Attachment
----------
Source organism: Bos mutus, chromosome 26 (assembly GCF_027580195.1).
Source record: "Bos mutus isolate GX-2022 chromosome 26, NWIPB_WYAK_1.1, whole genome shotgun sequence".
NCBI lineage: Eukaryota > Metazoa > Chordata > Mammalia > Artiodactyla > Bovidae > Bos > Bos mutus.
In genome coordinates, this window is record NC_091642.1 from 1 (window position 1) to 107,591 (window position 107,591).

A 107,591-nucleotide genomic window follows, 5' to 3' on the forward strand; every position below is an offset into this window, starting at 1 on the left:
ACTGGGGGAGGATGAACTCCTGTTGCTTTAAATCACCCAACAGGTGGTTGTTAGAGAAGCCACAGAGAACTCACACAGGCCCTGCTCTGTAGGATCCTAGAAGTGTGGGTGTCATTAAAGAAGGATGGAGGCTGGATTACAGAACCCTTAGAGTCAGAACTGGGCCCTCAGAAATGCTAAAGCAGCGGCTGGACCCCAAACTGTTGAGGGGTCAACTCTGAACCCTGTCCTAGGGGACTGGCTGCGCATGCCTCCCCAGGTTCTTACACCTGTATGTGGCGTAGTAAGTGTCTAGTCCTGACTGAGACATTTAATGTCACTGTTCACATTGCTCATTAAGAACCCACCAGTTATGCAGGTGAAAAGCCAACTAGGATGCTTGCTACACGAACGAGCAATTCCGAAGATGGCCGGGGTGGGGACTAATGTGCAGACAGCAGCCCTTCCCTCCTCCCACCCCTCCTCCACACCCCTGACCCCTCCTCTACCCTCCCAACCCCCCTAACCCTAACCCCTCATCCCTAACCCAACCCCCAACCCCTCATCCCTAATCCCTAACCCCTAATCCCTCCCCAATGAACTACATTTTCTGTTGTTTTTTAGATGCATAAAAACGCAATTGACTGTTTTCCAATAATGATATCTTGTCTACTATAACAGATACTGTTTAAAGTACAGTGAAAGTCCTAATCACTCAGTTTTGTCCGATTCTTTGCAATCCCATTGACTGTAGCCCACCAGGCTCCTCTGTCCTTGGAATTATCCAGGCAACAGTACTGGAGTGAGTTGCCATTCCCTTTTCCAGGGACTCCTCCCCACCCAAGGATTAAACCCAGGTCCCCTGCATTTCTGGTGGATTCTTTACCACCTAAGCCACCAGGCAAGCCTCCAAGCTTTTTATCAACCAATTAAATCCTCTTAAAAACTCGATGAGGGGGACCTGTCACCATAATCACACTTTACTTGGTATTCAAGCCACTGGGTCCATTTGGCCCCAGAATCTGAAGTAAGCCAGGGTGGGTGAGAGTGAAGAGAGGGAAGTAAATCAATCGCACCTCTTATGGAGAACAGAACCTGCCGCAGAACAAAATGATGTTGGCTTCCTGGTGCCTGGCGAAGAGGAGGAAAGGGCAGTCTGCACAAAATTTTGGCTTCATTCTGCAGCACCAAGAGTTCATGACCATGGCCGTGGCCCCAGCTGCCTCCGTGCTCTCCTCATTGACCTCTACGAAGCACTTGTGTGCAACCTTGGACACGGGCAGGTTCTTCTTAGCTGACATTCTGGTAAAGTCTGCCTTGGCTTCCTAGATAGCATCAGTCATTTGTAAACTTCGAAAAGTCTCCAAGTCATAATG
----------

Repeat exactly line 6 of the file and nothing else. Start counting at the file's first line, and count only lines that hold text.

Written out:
ACTGGGGGAGGATGAACTCCTGTTGCTTTAAATCACCCAACAGGTGGTTGTTAGAGAAGCCACAGAGAACTCACACAGGCCCTGCTCTGTAGGATCCTAGAAGTGTGGGTGTCATTAAAGAAGGATGGAGGCTGGATTACAGAACCCTTAGAGTCAGAACTGGGCCCTCAGAAATGCTAAAGCAGCGGCTGGACCCCAAACTGTTGAGGGGTCAACTCTGAACCCTGTCCTAGGGGACTGGCTGCGCATGCCTCCCCAGGTTCTTACACCTGTATGTGGCGTAGTAAGTGTCTAGTCCTGACTGAGACATTTAATGTCACTGTTCACATTGCTCATTAAGAACCCACCAGTTATGCAGGTGAAAAGCCAACTAGGATGCTTGCTACACGAACGAGCAATTCCGAAGATGGCCGGGGTGGGGACTAATGTGCAGACAGCAGCCCTTCCCTCCTCCCACCCCTCCTCCACACCCCTGACCCCTCCTCTACCCTCCCAACCCCCCTAACCCTAACCCCTCATCCCTAACCCAACCCCCAACCCCTCATCCCTAATCCCTAACCCCTAATCCCTCCCCAATGAACTACATTTTCTGTTGTTTTTTAGATGCATAAAAACGCAATTGACTGTTTTCCAATAATGATATCTTGTCTACTATAACAGATACTGTTTAAAGTACAGTGAAAGTCCTAATCACTCAGTTTTGTCCGATTCTTTGCAATCCCATTGACTGTAGCCCACCAGGCTCCTCTGTCCTTGGAATTATCCAGGCAACAGTACTGGAGTGAGTTGCCATTCCCTTTTCCAGGGACTCCTCCCCACCCAAGGATTAAACCCAGGTCCCCTGCATTTCTGGTGGATTCTTTACCACCTAAGCCACCAGGCAAGCCTCCAAGCTTTTTATCAACCAATTAAATCCTCTTAAAAACTCGATGAGGGGGACCTGTCACCATAATCACACTTTACTTGGTATTCAAGCCACTGGGTCCATTTGGCCCCAGAATCTGAAGTAAGCCAGGGTGGGTGAGAGTGAAGAGAGGGAAGTAAATCAATCGCACCTCTTATGGAGAACAGAACCTGCCGCAGAACAAAATGATGTTGGCTTCCTGGTGCCTGGCGAAGAGGAGGAAAGGGCAGTCTGCACAAAATTTTGGCTTCATTCTGCAGCACCAAGAGTTCATGACCATGGCCGTGGCCCCAGCTGCCTCCGTGCTCTCCTCATTGACCTCTACGAAGCACTTGTGTGCAACCTTGGACACGGGCAGGTTCTTCTTAGCTGACATTCTGGTAAAGTCTGCCTTGGCTTCCTAGATAGCATCAGTCATTTGTAAACTTCGAAAAGTCTCCAAGTCATAATG